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If You Are a Software Dev You'll be Using AI to Do Your Job by 2028

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Despite widespread tech layoffs, if you’re a software developer, you’re probably aware that you’re doing okay. There's no need to hunt for a new role––unless you want to, of course.

That's because software devs are in high demand. Driven by the continued expansion of software development for AI, Internet of Things (IoT), robotics and automation applications as well as the increasing need for data analysis and cybersecurity applications, the future looks bright for those in the field.

The Bureau of Labor Statistics (BLS) says that overall employment of software developers, quality assurance analysts, and testers is projected to grow 25% to 2032, and around 153,900 openings for software developers, quality assurance analysts, and testers are projected each year, on average, over the decade.

3 tech roles to discover this week

Bolstering this is job search site Indeed, which has found that there has been a 15.7% increase in the number of AI-related postings on its platform.

But there may be a cloud on the horizon. NVIDIA CEO Jensen Huang says the future of software development is a democratic space where anyone can code.

His idea is that “For the very first time you can imagine everybody in your company being a technologist.”

“It is our job to create computing technology such that nobody has to program, and that the programming language is human, everybody in the world is now a programmer,” Huang said at the World Government Summit in Dubai. 

If that sounds fanciful, then consider that according to research from Forrester, 87% of enterprise developers are already using low-code development platforms for at least some of their work. 

It estimates that the combined low-code and digital process automation (DPA) market reached $13.2 billion by the end of last year. This market has grown at roughly 21% since 2019 thanks to the institutionalization of low-code in IT, Forrester says.

More research from Gartner backs this up, finding that most professional software engineers will be using AI assistants by 2028. By that time, the company expects three out of four developers to be using AI assistants regularly to do their work.

So are software devs looking at a future where their roles will be replaced? The answer is most likely no, and that’s because of AI’s limitations in comprehending context and understanding emotions and ethics – all those things humans do so well.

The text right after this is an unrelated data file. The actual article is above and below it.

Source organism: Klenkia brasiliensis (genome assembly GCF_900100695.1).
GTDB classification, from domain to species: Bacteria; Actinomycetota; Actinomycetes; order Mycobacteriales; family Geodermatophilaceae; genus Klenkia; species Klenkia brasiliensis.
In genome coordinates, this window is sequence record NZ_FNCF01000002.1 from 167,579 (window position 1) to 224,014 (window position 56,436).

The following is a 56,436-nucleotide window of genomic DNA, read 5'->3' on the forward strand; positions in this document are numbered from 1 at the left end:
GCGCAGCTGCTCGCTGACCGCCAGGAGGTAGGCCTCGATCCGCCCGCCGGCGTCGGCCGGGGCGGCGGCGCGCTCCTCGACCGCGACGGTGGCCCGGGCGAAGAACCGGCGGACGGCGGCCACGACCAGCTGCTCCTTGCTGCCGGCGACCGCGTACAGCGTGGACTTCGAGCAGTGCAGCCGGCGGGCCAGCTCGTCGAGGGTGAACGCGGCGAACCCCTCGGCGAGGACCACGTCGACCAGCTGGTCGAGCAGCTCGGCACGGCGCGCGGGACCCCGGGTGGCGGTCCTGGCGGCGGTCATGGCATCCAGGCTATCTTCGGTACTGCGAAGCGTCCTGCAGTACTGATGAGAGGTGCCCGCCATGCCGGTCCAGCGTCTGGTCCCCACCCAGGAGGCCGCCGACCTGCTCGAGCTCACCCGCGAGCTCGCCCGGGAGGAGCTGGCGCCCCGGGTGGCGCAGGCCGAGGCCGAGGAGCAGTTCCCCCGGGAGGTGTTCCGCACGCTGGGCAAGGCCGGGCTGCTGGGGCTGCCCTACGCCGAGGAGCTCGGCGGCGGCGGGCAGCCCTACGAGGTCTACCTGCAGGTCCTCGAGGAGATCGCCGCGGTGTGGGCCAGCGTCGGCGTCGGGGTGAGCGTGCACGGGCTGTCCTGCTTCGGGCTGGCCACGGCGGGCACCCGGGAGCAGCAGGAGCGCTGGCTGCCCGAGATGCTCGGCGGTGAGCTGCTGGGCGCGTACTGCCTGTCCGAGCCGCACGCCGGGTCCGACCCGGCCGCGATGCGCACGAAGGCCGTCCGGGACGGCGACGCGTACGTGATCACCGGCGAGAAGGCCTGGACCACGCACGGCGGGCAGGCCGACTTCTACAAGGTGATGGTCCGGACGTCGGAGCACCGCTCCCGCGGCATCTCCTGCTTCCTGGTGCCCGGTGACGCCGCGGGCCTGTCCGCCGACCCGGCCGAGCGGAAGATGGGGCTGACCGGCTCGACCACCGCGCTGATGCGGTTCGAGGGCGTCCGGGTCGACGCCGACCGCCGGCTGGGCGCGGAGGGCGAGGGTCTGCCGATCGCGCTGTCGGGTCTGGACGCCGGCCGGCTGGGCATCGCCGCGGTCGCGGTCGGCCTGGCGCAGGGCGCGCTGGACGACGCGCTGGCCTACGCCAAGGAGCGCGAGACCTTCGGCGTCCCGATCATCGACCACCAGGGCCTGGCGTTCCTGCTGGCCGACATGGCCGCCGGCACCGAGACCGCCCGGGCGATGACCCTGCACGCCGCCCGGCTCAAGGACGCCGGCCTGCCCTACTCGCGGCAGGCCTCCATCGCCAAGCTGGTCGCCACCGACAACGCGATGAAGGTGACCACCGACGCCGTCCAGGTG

While it is likely to have applications as an assistant, it isn’t going to be a useful replacement for complex problem-solving tasks, or at least not any time soon.

Another factor to consider is that most developers don’t spend a lot of their time writing code. Instead, according to one study, they tend to spend more time maintaining, testing and securing existing code than they do writing or improving code.

2024’s outlook

When it comes to the state of play in 2024, fewer than 10% of software devs were using AI assistants in early 2023, but towards the end of last year, 63% of organizations were piloting or deploying them.

One of those tools is Copilot, an AI pair programmer tool created by Github. It uses OpenAI’s largest and latest language models, GPT 3.5 and GPT 4, with research finding that it can improve perceived productivity by 88%, make coding less frustrating (59%), and allow software pros to focus on more satisfying elements of the job (74%). 

The technology also increases efficiency: 88% said they experienced faster completion, 96% were faster with repetitive tasks, and 87% reported that using Copilot facilitated using less mental effort on repetitive tasks. 

3 software jobs this week

Software developers are already aware of the need to keep up, as new languages launch and come to prominence. They frequently seek to future-proof their career prospects by constantly adapting and improving their fluency in multiple programming languages. 

To this end, AI could be a gift, helping developers to save time, and then use it to learn even more languages and frameworks. This will expand, rather than limit their knowledge of programming languages, which is good news for job-seeking developers.

There are also new skills to learn for AI-assisted development. Prompt engineering, for example, which can benefit a developer’s broader communication skills.

And Forrester suggests yet another scenario. “AI-infused development platforms (TuringBots) could make traditional high-coding so productive that professional developers reject low-code and switch back to high-coding everything.”

Looking for your next opportunity? Head to the nextpit Job Board today

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